Biologist Elizabeth Blackburn grew up in Hobart on the Australian island of Tasmania. It was a long journey from there to a Nobel prize and the lab she runs at the University of California in San Francisco.

Malaria researcher Clare Smith, an early-career scientist who attended this year's Lindau Nobel Laureate Meeting in Germany, is also a Hobart girl, and she's trying to decide whether to follow in Blackburn's footsteps and move overseas after she finishes her PhD.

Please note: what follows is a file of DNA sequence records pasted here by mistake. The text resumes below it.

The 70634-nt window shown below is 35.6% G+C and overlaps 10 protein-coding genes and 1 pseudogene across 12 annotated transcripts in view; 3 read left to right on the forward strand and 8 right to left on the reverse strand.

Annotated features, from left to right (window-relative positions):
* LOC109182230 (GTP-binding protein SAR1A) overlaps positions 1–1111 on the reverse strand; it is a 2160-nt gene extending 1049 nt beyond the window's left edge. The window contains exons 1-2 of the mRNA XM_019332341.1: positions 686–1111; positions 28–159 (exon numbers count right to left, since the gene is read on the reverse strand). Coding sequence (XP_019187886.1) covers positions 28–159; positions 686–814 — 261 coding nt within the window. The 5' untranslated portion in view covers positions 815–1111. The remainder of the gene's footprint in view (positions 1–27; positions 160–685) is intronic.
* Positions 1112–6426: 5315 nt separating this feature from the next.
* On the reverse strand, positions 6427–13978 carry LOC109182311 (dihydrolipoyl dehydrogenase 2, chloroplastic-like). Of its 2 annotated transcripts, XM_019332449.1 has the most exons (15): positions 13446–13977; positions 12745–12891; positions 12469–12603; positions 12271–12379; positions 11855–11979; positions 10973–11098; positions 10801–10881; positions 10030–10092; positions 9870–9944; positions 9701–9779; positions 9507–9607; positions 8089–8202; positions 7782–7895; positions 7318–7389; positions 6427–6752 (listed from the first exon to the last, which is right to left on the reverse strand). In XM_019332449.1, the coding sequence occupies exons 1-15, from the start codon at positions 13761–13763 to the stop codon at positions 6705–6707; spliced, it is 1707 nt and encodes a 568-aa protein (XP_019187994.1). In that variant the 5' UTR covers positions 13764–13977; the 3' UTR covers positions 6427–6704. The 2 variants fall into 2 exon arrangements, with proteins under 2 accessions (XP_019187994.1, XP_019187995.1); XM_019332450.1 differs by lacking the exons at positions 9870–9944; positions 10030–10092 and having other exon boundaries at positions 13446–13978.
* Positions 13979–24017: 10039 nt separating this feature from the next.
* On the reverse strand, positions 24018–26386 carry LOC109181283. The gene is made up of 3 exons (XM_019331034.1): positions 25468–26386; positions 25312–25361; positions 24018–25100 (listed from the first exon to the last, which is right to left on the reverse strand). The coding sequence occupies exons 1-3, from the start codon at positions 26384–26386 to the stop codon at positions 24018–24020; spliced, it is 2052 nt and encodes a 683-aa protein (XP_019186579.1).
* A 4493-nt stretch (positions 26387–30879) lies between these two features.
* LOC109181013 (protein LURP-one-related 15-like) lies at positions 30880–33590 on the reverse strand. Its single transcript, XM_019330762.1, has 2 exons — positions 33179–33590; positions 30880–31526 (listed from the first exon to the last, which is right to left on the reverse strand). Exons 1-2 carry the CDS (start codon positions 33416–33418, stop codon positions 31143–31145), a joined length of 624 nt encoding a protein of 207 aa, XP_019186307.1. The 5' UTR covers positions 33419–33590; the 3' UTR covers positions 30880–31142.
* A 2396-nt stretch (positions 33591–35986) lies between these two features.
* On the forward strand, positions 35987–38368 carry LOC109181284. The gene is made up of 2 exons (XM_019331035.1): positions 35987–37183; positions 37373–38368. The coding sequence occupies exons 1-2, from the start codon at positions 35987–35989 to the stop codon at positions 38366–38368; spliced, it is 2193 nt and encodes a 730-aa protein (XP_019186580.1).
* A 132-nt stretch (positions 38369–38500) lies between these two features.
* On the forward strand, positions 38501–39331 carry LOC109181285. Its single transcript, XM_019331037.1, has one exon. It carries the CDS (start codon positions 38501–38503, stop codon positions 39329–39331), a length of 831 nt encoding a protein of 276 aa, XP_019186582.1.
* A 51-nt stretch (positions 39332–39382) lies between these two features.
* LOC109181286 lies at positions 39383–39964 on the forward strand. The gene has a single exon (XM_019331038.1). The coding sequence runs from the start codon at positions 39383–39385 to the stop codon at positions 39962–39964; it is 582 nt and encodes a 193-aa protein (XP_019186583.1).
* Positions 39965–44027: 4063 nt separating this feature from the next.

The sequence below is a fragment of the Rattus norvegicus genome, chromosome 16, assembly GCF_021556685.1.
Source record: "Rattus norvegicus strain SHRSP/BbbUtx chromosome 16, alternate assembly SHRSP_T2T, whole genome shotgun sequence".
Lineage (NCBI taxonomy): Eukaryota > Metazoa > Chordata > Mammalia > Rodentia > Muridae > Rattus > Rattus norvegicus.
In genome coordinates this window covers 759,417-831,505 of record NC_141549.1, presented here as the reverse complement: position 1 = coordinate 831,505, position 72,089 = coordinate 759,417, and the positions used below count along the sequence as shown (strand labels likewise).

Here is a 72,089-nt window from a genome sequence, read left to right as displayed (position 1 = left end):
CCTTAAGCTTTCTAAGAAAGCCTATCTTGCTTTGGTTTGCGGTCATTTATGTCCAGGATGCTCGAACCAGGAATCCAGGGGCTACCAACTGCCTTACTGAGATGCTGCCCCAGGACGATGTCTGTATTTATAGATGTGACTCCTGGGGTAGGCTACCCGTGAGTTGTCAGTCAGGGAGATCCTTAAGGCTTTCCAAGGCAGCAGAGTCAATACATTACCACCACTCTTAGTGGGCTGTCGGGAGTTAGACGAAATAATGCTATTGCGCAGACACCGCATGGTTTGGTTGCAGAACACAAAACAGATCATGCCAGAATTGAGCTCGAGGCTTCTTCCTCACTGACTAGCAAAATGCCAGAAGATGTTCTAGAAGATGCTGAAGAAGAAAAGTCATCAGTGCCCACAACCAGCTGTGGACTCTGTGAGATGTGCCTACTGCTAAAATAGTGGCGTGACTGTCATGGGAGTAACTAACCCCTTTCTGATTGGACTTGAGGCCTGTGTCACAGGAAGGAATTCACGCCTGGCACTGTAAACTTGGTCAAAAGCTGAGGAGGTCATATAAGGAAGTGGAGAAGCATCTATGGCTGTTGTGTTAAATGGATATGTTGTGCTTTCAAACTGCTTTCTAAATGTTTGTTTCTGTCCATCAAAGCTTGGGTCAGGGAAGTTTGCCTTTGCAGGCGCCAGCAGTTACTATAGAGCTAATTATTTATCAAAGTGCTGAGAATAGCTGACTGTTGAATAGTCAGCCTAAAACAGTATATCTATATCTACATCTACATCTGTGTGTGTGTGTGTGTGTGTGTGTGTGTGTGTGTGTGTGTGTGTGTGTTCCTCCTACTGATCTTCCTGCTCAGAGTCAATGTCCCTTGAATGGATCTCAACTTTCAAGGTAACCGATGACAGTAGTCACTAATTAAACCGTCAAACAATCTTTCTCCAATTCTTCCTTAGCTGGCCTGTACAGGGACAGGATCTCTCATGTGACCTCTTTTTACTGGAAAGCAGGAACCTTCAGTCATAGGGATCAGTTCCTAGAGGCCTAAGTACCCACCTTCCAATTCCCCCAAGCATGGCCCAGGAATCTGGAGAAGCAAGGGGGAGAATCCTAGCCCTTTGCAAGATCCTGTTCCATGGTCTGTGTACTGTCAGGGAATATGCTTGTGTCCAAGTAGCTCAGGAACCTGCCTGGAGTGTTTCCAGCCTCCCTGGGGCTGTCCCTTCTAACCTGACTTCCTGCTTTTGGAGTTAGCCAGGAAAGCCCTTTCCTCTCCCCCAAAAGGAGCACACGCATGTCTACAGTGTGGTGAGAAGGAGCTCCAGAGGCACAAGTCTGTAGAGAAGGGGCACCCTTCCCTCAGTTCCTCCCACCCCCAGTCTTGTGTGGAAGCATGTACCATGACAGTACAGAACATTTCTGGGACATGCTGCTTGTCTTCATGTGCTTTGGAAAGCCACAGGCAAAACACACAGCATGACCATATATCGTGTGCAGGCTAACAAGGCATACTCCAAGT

Karina Zillner is from Germany. Like Clare, she's in the final stages of a PhD. She's developed a method for analysing sections of repetitive DNA. Karina hopes her technique might be used in Blackburn's lab, where they study telomeres—repetitive sections of DNA that protect the ends of chromosomes.

Check out this video to listen in on the conversation among all three scientists.

» For more on how Nobelists are inspiring young scientists, view the Lindau Collection on Nature.com.

» Check out the latest issue of Nature Outlook, which examines the areas of biomedical science that challenge and inspire these pre-eminent investigators.